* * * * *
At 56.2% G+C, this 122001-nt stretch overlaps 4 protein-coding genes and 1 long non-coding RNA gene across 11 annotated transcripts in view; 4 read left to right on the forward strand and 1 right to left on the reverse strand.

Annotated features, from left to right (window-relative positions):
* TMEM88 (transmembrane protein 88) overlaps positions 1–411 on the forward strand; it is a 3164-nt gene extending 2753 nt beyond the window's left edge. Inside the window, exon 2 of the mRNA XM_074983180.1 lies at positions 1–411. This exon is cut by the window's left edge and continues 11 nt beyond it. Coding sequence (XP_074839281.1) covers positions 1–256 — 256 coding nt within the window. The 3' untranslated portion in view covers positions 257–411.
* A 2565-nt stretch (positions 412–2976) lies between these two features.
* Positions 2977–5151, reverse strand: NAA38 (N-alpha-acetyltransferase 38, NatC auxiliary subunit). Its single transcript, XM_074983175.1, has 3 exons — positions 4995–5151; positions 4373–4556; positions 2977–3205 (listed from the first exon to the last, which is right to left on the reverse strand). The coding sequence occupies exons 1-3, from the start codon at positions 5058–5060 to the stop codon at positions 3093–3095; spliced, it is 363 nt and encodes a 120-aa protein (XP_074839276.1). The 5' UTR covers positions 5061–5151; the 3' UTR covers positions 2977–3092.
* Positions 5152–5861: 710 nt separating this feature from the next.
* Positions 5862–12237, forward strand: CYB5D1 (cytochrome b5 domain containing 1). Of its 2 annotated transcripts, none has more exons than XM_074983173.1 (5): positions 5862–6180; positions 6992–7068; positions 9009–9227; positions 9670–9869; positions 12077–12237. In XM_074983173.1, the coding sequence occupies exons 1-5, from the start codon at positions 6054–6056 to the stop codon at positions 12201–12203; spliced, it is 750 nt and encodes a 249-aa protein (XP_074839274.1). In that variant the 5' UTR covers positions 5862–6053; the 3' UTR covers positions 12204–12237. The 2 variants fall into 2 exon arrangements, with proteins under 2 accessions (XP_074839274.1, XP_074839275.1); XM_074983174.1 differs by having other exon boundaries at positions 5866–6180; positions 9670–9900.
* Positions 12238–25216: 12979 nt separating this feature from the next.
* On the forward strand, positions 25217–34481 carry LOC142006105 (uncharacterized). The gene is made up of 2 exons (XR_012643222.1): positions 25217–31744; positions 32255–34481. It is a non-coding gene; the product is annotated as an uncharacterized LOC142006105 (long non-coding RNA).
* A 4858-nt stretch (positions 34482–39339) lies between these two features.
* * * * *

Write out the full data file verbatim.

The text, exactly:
At 56.2% G+C, this 122001-nt stretch overlaps 4 protein-coding genes and 1 long non-coding RNA gene across 11 annotated transcripts in view; 4 read left to right on the forward strand and 1 right to left on the reverse strand.

Annotated features, from left to right (window-relative positions):
* TMEM88 (transmembrane protein 88) overlaps positions 1–411 on the forward strand; it is a 3164-nt gene extending 2753 nt beyond the window's left edge. Inside the window, exon 2 of the mRNA XM_074983180.1 lies at positions 1–411. This exon is cut by the window's left edge and continues 11 nt beyond it. Coding sequence (XP_074839281.1) covers positions 1–256 — 256 coding nt within the window. The 3' untranslated portion in view covers positions 257–411.
* A 2565-nt stretch (positions 412–2976) lies between these two features.
* Positions 2977–5151, reverse strand: NAA38 (N-alpha-acetyltransferase 38, NatC auxiliary subunit). Its single transcript, XM_074983175.1, has 3 exons — positions 4995–5151; positions 4373–4556; positions 2977–3205 (listed from the first exon to the last, which is right to left on the reverse strand). The coding sequence occupies exons 1-3, from the start codon at positions 5058–5060 to the stop codon at positions 3093–3095; spliced, it is 363 nt and encodes a 120-aa protein (XP_074839276.1). The 5' UTR covers positions 5061–5151; the 3' UTR covers positions 2977–3092.
* Positions 5152–5861: 710 nt separating this feature from the next.
* Positions 5862–12237, forward strand: CYB5D1 (cytochrome b5 domain containing 1). Of its 2 annotated transcripts, none has more exons than XM_074983173.1 (5): positions 5862–6180; positions 6992–7068; positions 9009–9227; positions 9670–9869; positions 12077–12237. In XM_074983173.1, the coding sequence occupies exons 1-5, from the start codon at positions 6054–6056 to the stop codon at positions 12201–12203; spliced, it is 750 nt and encodes a 249-aa protein (XP_074839274.1). In that variant the 5' UTR covers positions 5862–6053; the 3' UTR covers positions 12204–12237. The 2 variants fall into 2 exon arrangements, with proteins under 2 accessions (XP_074839274.1, XP_074839275.1); XM_074983174.1 differs by having other exon boundaries at positions 5866–6180; positions 9670–9900.
* Positions 12238–25216: 12979 nt separating this feature from the next.
* On the forward strand, positions 25217–34481 carry LOC142006105 (uncharacterized). The gene is made up of 2 exons (XR_012643222.1): positions 25217–31744; positions 32255–34481. It is a non-coding gene; the product is annotated as an uncharacterized LOC142006105 (long non-coding RNA).
* A 4858-nt stretch (positions 34482–39339) lies between these two features.